2. Developing concepts for integrating classroom and remote learning: Making learning and education possible is the central competence of educational professionals, even in times of remote learning. Parents can only support here. The Federal Government and the states should work out a preferably cross-state solution for digital learning platforms that have been verified as compliant with data protection laws. In addition, the statement recommends cross-state framework regulations and standards, for example for examinations in phases of remote learning. The platforms should enable teachers to share quality-assured materials and content, and to interact with children, young people and their parents in phases of remote learning.

    3. Providing a suitable, secure, and data protection-compliant digital infrastructure: The first financial requirements were created by the “Digital Pact for Schools” initiative (“DigitalPakt Schule”). The technical equipment, support, maintenance, repair, and development of educational media should be supported by a cross-state support committee or board comprising experts from educational administration, educational practice and research, as well as information and knowledge management.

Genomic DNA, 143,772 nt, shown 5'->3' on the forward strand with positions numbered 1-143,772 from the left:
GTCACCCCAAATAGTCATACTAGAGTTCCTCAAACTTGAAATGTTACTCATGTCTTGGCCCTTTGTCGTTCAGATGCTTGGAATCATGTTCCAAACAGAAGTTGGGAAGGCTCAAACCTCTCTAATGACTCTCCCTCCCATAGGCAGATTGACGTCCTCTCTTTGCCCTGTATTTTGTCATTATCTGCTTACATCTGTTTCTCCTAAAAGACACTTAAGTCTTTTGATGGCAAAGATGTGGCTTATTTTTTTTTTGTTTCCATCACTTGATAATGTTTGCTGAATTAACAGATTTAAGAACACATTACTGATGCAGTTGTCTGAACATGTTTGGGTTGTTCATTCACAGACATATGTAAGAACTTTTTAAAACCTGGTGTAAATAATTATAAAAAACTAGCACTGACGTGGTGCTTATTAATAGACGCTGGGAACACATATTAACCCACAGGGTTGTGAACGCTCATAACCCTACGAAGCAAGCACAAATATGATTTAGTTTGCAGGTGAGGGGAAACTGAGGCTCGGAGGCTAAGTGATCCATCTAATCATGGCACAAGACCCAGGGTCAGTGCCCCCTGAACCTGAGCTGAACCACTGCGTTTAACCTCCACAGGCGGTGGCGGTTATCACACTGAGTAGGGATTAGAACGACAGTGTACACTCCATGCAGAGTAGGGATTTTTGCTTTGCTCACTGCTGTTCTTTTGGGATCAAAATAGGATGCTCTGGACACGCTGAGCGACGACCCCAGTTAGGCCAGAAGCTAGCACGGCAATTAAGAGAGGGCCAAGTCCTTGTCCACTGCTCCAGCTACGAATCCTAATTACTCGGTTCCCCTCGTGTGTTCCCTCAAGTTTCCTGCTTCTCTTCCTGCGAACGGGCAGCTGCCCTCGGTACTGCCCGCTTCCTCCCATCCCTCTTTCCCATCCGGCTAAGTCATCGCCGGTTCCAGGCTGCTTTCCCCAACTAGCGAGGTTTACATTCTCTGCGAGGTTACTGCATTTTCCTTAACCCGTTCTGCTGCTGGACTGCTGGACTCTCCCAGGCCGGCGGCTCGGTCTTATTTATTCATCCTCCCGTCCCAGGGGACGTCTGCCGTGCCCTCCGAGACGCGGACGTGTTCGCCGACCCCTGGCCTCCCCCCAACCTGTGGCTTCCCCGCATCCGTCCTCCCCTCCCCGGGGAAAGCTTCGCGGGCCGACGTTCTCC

4. Supporting educators in the professional use of digital media: Support is needed concerning digital infrastructure and technical equipment, the provision of digital teaching aids and materials, as well as continuing education programs.

    5. Expanding cooperation and communication with parents and families: Among other things, the experts recommend offering periodic (video) consultation hours, coaching materials and services for parents, as well as digital learning materials with age-appropriate stimulation and support.

    6. Additional support for children and young people with learning difficulties and lower achievement levels: The focus on maths and language skills, as well as basic competencies that lay the groundwork for further learning is recommended as a priority.

    7. Strengthening fundamental knowledge and improving information: Research and evaluation help to scientifically evaluate both the effects of day-care center and school closures as well as the effectiveness of newly introduced teaching and learning methods. They also help to adapt the methods to current needs.